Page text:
Poems by Emily Dickinson, Three Series, Complete by Emily Dickinson Summary
Famous British writer and poet Emily Dickinson's poetry volume titled 'Poems by Emily Dickinson, Three Series, Complete' was first published in the year 1998. "This selection from her poems is published to meet the desire of her personal friends, and especially of her surviving sister. It is believed that the thoughtful reader will find in these pages a quality more suggestive of the poetry of William Blake than of anything to be elsewhere found,—flashes of wholly original and profound insight into nature and life; words and phrases exhibiting an extraordinary vividness of descriptive and imaginative power, yet often set in a seemingly whimsical or even rugged frame." -Preface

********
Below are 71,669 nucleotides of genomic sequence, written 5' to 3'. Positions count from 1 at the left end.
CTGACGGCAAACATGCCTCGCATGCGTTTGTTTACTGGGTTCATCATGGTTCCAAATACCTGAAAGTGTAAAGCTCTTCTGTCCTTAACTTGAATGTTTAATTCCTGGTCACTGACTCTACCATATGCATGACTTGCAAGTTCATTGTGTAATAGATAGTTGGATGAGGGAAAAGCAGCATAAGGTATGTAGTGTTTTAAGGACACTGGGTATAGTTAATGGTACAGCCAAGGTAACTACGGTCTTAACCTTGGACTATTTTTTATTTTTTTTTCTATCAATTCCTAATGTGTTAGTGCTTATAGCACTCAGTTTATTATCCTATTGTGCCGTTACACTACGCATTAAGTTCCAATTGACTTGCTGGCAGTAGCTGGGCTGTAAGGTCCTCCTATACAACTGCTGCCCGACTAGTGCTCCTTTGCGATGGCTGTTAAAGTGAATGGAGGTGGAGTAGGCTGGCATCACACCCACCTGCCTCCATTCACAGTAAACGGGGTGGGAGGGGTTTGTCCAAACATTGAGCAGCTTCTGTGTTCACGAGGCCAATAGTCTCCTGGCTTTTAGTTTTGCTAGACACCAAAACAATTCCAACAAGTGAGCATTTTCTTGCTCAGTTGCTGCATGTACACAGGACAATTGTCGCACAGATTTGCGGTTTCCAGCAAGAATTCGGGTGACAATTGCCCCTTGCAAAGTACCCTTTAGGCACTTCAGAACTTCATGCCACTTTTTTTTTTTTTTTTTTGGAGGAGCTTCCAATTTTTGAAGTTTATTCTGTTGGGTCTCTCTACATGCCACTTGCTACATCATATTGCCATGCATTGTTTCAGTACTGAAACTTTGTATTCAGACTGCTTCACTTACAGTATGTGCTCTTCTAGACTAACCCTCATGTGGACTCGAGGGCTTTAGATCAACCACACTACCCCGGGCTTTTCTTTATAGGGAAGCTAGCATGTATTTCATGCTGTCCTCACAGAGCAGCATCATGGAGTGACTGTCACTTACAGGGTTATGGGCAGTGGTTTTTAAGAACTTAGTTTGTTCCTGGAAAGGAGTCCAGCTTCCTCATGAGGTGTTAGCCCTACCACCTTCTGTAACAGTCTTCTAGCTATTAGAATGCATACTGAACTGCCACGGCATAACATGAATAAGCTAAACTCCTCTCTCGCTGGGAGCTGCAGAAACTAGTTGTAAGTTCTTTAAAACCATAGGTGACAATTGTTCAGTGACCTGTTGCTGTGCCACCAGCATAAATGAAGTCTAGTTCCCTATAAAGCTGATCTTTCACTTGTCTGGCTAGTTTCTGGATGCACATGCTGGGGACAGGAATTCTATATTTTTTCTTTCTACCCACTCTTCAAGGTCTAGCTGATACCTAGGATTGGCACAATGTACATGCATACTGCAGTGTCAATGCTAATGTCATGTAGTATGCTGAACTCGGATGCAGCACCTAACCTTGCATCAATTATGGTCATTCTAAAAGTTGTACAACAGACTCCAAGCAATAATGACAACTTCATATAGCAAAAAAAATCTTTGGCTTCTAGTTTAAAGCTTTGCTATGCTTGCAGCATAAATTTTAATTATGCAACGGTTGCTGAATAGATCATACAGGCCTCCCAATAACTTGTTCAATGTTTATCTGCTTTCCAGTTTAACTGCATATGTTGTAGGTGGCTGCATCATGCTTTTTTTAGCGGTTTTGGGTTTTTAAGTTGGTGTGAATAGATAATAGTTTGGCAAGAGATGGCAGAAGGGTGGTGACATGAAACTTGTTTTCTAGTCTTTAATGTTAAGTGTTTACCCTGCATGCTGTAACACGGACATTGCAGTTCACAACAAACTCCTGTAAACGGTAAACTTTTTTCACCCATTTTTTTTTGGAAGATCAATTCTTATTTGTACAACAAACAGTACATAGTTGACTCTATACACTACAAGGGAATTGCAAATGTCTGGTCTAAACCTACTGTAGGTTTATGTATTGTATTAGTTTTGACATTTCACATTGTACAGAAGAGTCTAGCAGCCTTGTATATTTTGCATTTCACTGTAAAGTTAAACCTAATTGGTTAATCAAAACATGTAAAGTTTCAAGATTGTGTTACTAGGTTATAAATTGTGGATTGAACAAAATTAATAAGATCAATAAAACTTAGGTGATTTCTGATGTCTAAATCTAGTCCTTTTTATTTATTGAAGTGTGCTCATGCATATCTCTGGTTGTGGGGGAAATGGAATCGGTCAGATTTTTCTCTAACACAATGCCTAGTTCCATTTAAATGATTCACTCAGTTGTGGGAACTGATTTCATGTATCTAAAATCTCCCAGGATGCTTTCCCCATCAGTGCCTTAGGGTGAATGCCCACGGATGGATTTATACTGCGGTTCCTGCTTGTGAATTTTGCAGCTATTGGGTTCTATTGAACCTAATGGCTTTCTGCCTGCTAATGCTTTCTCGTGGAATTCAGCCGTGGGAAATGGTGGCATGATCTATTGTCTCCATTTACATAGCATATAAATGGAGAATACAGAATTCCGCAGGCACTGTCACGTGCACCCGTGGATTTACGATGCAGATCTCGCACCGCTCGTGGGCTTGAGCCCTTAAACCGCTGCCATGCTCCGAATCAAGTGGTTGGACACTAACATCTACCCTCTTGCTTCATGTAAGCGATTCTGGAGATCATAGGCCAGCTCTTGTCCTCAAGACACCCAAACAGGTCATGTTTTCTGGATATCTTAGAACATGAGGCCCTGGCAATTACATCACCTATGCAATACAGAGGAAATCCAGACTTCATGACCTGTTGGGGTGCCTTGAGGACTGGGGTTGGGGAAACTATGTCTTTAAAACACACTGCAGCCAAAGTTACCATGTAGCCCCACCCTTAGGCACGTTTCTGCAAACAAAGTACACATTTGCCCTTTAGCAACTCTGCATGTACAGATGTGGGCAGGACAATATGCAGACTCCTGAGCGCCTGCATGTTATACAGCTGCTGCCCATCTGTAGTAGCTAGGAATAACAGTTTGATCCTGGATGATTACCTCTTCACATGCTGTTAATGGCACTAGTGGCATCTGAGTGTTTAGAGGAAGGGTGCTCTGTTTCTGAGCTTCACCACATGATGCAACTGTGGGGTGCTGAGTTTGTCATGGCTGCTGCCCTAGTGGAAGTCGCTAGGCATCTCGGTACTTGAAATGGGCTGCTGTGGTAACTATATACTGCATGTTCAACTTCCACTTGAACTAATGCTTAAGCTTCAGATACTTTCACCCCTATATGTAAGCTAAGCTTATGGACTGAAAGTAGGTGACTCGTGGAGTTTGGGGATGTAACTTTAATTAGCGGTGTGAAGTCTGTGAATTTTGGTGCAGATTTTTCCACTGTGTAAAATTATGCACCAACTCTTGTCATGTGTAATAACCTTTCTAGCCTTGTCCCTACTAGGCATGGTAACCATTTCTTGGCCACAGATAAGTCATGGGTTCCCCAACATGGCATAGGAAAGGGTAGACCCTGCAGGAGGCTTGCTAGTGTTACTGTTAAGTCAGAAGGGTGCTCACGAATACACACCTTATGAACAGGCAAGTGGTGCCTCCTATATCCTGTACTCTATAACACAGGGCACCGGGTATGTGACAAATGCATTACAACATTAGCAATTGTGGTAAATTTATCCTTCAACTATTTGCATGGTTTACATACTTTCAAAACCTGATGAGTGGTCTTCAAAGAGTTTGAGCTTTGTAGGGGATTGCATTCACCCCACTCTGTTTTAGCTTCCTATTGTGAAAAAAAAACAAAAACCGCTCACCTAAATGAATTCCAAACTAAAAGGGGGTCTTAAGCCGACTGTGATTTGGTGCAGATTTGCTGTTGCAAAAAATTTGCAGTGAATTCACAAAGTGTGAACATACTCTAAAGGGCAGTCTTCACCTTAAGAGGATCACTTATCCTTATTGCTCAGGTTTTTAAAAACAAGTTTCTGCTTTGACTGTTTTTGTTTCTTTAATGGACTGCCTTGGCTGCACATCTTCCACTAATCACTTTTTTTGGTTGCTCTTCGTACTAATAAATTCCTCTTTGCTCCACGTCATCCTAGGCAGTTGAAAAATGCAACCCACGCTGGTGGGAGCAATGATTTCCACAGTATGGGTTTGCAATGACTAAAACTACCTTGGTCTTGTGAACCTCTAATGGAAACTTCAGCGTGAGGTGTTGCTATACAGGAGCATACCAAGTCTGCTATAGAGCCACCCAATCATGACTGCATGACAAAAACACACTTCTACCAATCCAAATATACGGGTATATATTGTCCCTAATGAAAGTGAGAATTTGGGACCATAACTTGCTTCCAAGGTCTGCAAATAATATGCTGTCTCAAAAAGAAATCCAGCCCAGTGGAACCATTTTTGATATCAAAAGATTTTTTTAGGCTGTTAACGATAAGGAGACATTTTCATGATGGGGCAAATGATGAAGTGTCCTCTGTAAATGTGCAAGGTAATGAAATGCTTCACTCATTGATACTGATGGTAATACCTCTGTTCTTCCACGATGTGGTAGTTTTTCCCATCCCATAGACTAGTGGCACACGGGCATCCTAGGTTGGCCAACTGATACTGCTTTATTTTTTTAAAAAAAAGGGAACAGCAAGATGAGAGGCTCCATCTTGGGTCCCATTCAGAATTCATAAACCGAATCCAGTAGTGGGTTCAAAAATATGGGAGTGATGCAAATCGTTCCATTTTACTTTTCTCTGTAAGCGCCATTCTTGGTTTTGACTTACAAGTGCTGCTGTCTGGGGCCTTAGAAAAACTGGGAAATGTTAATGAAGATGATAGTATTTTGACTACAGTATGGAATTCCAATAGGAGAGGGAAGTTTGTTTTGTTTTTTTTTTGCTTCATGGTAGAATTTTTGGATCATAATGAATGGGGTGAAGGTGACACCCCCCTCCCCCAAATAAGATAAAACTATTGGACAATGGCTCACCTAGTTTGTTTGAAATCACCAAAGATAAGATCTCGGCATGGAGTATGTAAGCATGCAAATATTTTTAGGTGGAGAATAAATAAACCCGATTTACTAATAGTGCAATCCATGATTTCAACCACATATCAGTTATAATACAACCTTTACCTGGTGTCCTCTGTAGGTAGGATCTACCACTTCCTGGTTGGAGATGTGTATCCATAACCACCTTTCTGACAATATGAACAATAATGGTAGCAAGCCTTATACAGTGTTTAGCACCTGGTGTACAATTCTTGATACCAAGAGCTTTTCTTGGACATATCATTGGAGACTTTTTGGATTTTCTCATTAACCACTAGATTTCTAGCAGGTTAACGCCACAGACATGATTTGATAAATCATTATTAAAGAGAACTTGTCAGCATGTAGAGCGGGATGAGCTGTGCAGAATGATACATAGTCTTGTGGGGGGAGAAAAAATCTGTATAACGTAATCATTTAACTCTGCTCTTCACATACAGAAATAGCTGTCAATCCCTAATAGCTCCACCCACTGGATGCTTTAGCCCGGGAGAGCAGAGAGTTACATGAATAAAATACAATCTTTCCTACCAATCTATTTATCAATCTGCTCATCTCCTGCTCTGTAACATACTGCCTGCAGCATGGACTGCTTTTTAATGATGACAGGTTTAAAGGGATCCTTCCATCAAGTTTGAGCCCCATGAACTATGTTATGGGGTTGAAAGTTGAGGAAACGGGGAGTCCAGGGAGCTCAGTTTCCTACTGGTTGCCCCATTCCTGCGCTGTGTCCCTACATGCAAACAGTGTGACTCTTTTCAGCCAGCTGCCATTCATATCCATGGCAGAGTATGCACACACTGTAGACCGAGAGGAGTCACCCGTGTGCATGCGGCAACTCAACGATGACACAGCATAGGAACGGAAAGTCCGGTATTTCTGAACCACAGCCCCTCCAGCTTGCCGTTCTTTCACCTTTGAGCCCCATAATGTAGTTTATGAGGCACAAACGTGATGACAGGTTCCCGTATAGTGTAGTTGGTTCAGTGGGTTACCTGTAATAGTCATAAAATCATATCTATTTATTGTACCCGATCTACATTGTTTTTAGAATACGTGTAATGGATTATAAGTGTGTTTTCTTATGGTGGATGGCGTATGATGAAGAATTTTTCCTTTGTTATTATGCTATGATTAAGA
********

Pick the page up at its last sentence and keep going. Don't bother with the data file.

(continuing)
New Poems of Emily Dickinson by William H. Shurr Summary
For most of her life Emily Dickinson regularly embedded poems, disguised as prose, in her lively and thoughtful letters. Although many critics have commented on the poetic quality of Dickinson's letters, William Shurr is the first to draw fully developed poems from them. In this remarkable volume, he presents nearly 500 new poems that he and his associates excavated from her correspondence, thereby expanding the canon of Dickinson's known poems by almost one-third and making a remarkable addition to the study of American literature. Here are new riddles and epigrams, as well as longer lyrics that have never been seen as poems before. While Shurr has reformatted passages from the letters as poetry, a practice Dickinson herself occasionally followed, no words, punctuation, or spellings have been changed. Shurr points out that these new verses have much in common with Dickinson's well-known poems: they have her typical punctuation (especially the characteristic dashes and capitalizations); they use her preferred hymn or ballad meters; and they continue her search for new and unusual rhymes. Most of all, these poems continue Dickinson's remarkable experiments in extending the boundaries of poetry and human sensibility.